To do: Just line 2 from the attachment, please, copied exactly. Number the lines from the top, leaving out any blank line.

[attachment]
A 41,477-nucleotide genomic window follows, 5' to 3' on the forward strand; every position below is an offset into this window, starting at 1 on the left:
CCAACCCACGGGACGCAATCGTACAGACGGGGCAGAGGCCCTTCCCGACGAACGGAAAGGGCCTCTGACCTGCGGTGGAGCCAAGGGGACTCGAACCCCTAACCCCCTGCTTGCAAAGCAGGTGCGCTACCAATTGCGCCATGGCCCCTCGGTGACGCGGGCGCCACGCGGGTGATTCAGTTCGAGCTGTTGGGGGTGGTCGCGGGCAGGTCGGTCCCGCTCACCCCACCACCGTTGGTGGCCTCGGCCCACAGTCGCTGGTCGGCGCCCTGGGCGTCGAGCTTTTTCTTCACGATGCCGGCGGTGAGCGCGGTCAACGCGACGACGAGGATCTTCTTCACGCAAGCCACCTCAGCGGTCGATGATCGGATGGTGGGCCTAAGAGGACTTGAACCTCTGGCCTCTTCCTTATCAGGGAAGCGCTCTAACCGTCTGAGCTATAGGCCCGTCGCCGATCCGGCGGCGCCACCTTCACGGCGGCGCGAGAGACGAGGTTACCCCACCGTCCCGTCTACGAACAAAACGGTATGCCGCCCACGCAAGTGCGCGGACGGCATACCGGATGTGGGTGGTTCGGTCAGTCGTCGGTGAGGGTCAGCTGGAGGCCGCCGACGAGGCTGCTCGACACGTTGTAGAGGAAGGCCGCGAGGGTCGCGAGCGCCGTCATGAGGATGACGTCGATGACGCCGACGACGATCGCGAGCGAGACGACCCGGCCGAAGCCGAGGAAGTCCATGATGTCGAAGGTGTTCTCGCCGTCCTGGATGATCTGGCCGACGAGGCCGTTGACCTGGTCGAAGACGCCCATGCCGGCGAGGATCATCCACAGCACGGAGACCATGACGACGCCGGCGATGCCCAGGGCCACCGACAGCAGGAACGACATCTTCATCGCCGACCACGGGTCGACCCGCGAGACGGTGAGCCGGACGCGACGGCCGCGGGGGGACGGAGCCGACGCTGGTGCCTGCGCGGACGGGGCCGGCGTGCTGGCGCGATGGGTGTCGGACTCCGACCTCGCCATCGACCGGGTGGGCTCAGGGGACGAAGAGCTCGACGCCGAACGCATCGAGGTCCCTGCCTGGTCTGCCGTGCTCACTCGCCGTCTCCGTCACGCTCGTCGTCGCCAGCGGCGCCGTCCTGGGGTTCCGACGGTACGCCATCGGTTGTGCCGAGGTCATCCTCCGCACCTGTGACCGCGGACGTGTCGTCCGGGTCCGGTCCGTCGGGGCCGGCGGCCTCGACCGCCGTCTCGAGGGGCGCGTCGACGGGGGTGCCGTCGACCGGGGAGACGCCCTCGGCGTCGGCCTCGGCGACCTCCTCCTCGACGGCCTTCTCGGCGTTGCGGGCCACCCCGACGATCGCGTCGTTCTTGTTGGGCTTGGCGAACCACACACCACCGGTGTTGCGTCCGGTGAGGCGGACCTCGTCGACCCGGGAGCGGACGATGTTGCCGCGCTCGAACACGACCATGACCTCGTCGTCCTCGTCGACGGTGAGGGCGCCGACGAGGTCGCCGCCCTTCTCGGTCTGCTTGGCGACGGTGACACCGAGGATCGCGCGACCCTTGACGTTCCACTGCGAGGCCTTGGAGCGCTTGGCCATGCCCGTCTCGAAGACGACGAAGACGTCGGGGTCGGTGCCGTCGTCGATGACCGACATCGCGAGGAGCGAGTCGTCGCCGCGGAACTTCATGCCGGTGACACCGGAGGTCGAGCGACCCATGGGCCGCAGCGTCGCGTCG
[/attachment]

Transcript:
CCAACCCACGGGACGCAATCGTACAGACGGGGCAGAGGCCCTTCCCGACGAACGGAAAGGGCCTCTGACCTGCGGTGGAGCCAAGGGGACTCGAACCCCTAACCCCCTGCTTGCAAAGCAGGTGCGCTACCAATTGCGCCATGGCCCCTCGGTGACGCGGGCGCCACGCGGGTGATTCAGTTCGAGCTGTTGGGGGTGGTCGCGGGCAGGTCGGTCCCGCTCACCCCACCACCGTTGGTGGCCTCGGCCCACAGTCGCTGGTCGGCGCCCTGGGCGTCGAGCTTTTTCTTCACGATGCCGGCGGTGAGCGCGGTCAACGCGACGACGAGGATCTTCTTCACGCAAGCCACCTCAGCGGTCGATGATCGGATGGTGGGCCTAAGAGGACTTGAACCTCTGGCCTCTTCCTTATCAGGGAAGCGCTCTAACCGTCTGAGCTATAGGCCCGTCGCCGATCCGGCGGCGCCACCTTCACGGCGGCGCGAGAGACGAGGTTACCCCACCGTCCCGTCTACGAACAAAACGGTATGCCGCCCACGCAAGTGCGCGGACGGCATACCGGATGTGGGTGGTTCGGTCAGTCGTCGGTGAGGGTCAGCTGGAGGCCGCCGACGAGGCTGCTCGACACGTTGTAGAGGAAGGCCGCGAGGGTCGCGAGCGCCGTCATGAGGATGACGTCGATGACGCCGACGACGATCGCGAGCGAGACGACCCGGCCGAAGCCGAGGAAGTCCATGATGTCGAAGGTGTTCTCGCCGTCCTGGATGATCTGGCCGACGAGGCCGTTGACCTGGTCGAAGACGCCCATGCCGGCGAGGATCATCCACAGCACGGAGACCATGACGACGCCGGCGATGCCCAGGGCCACCGACAGCAGGAACGACATCTTCATCGCCGACCACGGGTCGACCCGCGAGACGGTGAGCCGGACGCGACGGCCGCGGGGGGACGGAGCCGACGCTGGTGCCTGCGCGGACGGGGCCGGCGTGCTGGCGCGATGGGTGTCGGACTCCGACCTCGCCATCGACCGGGTGGGCTCAGGGGACGAAGAGCTCGACGCCGAACGCATCGAGGTCCCTGCCTGGTCTGCCGTGCTCACTCGCCGTCTCCGTCACGCTCGTCGTCGCCAGCGGCGCCGTCCTGGGGTTCCGACGGTACGCCATCGGTTGTGCCGAGGTCATCCTCCGCACCTGTGACCGCGGACGTGTCGTCCGGGTCCGGTCCGTCGGGGCCGGCGGCCTCGACCGCCGTCTCGAGGGGCGCGTCGACGGGGGTGCCGTCGACCGGGGAGACGCCCTCGGCGTCGGCCTCGGCGACCTCCTCCTCGACGGCCTTCTCGGCGTTGCGGGCCACCCCGACGATCGCGTCGTTCTTGTTGGGCTTGGCGAACCACACACCACCGGTGTTGCGTCCGGTGAGGCGGACCTCGTCGACCCGGGAGCGGACGATGTTGCCGCGCTCGAACACGACCATGACCTCGTCGTCCTCGTCGACGGTGAGGGCGCCGACGAGGTCGCCGCCCTTCTCGGTCTGCTTGGCGACGGTGACACCGAGGATCGCGCGACCCTTGACGTTCCACTGCGAGGCCTTGGAGCGCTTGGCCATGCCCGTCTCGAAGACGACGAAGACGTCGGGGTCGGTGCCGTCGTCGATGACCGACATCGCGAGGAGCGAGTCGTCGCCGCGGAACTTCATGCCGGTGACACCGGAGGTCGAGCGACCCATGGGCCGCAGCGTCGCGTCG